Hermann shrugged. “Their entire army could close off the town, and given enough artillery they could breach the walls. It would either take a very long siege or be extremely costly in men, but it could be done.” He shrugged again and rose from his chair. “I’ll pick up young Count Palatine Friedrich von Zweibrücken, and go see the council; they’ll be in session all night. Please find the letters Father Johannes wrote from Fulda, and make notes of the Americans he mentioned in Mainz and Frankfurt.”

* * *

Beuel, Hessian Field Headquarters

Archdiocese of Cologne

September 2, 1634

To whom it may concern, Hessian Field Headquarters, Archdiocese of Cologne

From Melchior von Hatzfeldt, Count and General of the Holy Roman Empire

On behalf of the Town of Bonn I, Melchior von Hatzfeldt, Count and General of the Holy Roman Empire, have opened negotiations with the United States of Europe concerning said Town’s inclusion among said States. In view of this I hope for an end to hostilities, but also inform that I have accepted taking charge of the Town of Bonn, and shall defend it to the uttermost of my abilities.

By my hand and under my seal,

Melchior von Hatzfeldt

Duke Wilhelm of Hesse carefully refolded the parchment. This wasn’t good. That the initial attack across the Rhine had failed to take and hold the river-walls of Bonn was not a problem; it would have made things simpler, but no one counted on un-supported cavalry taking a fortified town.

Having General von Hatzfeldt as an opponent was bad, but at least he wasn’t leading his regiments, and von Uslar could surely beat those mercenaries the archbishop had hired. Having Bonn — or any other part of the Archdiocese of Cologne — independently join the USE was on the other hand totally unacceptable.

Having the entire area between Hessen and Cologne more or less up for grab after the removal of both Georg Wilhelm of Brandenburg and Wolfgang of Jülich-Berg was surely a God-given opportunity, but it would all be worth next to nothing unless he could get the rich trading center of Cologne too. If the Hessian army could take Cologne, the emperor would surely give him Berg and Mark too. It had been necessary to promise De Geer parts of Mark as well as several other concessions in order to get the Hessian infantry access to the Rhine, but Gustavus Adolphus would consider it a small price to pay for removing the last fully Catholic enclave in the west. If, however, the Archdiocese of Cologne — or parts of it — joined the USE on its own, Hesse stood to lose quite a lot of face and favor. He had long been one of the emperor’s favorites, and considering his long and loyal service it was unlikely he would get into serious trouble for anything less than treason. Still, when Amalie had attempted to get the guardianship of the Jülich-Berg heir, Axel Oxenstierna’s reaction had made it perfectly obvious Hessen had seriously over-stepped their privileges and that any further presumptions would be slapped down.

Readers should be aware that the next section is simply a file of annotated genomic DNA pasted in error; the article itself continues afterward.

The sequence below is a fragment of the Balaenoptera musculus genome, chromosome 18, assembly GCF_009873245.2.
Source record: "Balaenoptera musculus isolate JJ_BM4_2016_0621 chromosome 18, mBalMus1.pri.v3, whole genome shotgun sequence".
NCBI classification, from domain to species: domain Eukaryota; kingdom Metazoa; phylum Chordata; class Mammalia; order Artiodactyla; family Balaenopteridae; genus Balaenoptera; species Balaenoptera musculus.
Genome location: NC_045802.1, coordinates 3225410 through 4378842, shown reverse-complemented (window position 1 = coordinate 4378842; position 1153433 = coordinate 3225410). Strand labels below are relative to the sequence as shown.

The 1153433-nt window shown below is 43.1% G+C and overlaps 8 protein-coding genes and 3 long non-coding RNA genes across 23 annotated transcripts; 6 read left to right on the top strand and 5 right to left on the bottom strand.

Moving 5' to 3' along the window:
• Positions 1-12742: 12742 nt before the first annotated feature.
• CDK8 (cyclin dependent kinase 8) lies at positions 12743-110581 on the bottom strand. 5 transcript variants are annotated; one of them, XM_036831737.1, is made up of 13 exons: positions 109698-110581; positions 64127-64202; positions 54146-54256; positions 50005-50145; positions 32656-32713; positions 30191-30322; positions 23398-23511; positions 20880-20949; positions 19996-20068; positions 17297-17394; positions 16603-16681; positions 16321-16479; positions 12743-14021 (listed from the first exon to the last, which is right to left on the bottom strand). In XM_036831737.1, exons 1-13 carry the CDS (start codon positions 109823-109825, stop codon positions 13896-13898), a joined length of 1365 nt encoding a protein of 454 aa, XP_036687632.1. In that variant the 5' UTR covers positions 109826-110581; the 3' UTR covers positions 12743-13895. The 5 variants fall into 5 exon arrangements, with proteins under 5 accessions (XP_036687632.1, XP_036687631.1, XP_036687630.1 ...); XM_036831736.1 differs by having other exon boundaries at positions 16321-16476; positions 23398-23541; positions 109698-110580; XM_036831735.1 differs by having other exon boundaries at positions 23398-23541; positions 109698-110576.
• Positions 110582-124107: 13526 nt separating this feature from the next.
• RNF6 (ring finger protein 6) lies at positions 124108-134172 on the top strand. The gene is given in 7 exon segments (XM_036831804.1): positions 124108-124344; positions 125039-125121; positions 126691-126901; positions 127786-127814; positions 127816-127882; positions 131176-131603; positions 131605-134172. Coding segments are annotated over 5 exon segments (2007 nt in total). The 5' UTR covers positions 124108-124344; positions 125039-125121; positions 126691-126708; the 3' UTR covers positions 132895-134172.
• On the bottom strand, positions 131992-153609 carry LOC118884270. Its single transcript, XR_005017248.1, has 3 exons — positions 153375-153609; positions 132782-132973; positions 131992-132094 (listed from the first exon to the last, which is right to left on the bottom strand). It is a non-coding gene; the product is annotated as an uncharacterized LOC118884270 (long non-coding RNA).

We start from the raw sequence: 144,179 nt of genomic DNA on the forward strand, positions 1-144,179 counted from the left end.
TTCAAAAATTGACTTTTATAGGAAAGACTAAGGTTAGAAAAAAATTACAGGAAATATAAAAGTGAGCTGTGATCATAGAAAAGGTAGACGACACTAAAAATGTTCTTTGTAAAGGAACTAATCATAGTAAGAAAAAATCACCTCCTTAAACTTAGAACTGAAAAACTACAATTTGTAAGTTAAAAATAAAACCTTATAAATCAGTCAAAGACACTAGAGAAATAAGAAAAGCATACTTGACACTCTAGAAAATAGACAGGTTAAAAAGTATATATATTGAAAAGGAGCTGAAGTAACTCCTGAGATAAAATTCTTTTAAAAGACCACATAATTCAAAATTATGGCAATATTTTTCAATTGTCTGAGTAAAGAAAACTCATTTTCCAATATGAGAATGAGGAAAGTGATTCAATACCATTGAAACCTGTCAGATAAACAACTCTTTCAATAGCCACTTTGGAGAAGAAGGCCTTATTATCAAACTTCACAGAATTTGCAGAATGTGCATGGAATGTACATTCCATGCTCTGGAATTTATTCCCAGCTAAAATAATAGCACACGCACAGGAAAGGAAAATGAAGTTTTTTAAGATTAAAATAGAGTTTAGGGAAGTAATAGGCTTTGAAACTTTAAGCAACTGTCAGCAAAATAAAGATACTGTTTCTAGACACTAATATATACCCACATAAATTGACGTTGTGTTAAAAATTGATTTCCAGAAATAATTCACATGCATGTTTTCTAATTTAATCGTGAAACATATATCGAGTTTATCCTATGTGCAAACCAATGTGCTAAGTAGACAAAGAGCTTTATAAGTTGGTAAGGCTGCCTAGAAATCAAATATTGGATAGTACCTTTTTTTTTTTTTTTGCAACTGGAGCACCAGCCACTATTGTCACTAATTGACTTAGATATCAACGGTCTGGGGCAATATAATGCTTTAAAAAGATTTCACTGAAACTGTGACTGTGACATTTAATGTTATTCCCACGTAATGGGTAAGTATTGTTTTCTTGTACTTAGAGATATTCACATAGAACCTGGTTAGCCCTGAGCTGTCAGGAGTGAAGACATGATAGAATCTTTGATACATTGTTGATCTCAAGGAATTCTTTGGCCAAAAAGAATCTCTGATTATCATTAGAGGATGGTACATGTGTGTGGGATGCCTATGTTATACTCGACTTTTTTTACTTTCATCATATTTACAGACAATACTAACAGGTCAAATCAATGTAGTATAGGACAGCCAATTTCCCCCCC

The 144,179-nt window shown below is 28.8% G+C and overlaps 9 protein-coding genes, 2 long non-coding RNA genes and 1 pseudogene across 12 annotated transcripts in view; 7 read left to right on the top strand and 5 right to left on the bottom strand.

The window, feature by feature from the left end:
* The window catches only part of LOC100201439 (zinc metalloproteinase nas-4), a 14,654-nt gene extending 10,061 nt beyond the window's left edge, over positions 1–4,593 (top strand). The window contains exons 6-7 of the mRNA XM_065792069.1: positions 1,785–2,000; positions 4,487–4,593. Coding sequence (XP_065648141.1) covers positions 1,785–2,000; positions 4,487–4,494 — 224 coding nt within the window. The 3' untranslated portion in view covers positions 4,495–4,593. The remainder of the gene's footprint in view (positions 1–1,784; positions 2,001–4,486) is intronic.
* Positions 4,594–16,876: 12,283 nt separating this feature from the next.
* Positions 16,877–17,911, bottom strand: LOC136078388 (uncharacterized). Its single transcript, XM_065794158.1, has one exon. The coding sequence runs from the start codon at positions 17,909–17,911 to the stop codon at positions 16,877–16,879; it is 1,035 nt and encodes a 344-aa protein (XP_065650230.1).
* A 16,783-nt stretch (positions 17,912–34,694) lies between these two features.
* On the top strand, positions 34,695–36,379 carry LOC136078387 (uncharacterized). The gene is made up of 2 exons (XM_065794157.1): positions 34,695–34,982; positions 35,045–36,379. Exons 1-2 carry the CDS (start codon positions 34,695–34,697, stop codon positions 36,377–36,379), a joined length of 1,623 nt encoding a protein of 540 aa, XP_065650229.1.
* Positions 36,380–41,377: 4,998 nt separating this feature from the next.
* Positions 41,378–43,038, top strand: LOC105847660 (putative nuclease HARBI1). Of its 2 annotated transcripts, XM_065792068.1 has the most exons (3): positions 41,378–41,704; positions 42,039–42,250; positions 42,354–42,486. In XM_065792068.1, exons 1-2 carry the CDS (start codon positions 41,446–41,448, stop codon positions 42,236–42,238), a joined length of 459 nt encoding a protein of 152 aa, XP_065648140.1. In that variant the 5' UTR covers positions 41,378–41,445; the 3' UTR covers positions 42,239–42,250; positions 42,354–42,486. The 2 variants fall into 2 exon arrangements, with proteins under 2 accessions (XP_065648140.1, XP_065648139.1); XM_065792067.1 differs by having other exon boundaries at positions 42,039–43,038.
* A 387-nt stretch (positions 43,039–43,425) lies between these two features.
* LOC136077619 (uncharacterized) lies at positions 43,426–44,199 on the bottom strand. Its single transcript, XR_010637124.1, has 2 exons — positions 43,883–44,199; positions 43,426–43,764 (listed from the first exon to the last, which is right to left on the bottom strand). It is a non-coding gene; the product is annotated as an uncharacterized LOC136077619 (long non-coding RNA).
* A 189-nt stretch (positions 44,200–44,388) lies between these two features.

So, a second misstep could remove him from his status as one of the emperor’s most trusted German allies, which meant that it had to be a victory. Bringing in a new area by negotiation would not do now. It was too late to stop von Hatzfeldt’s messengers, but he would have at least a month before orders could arrive from Magdeburg.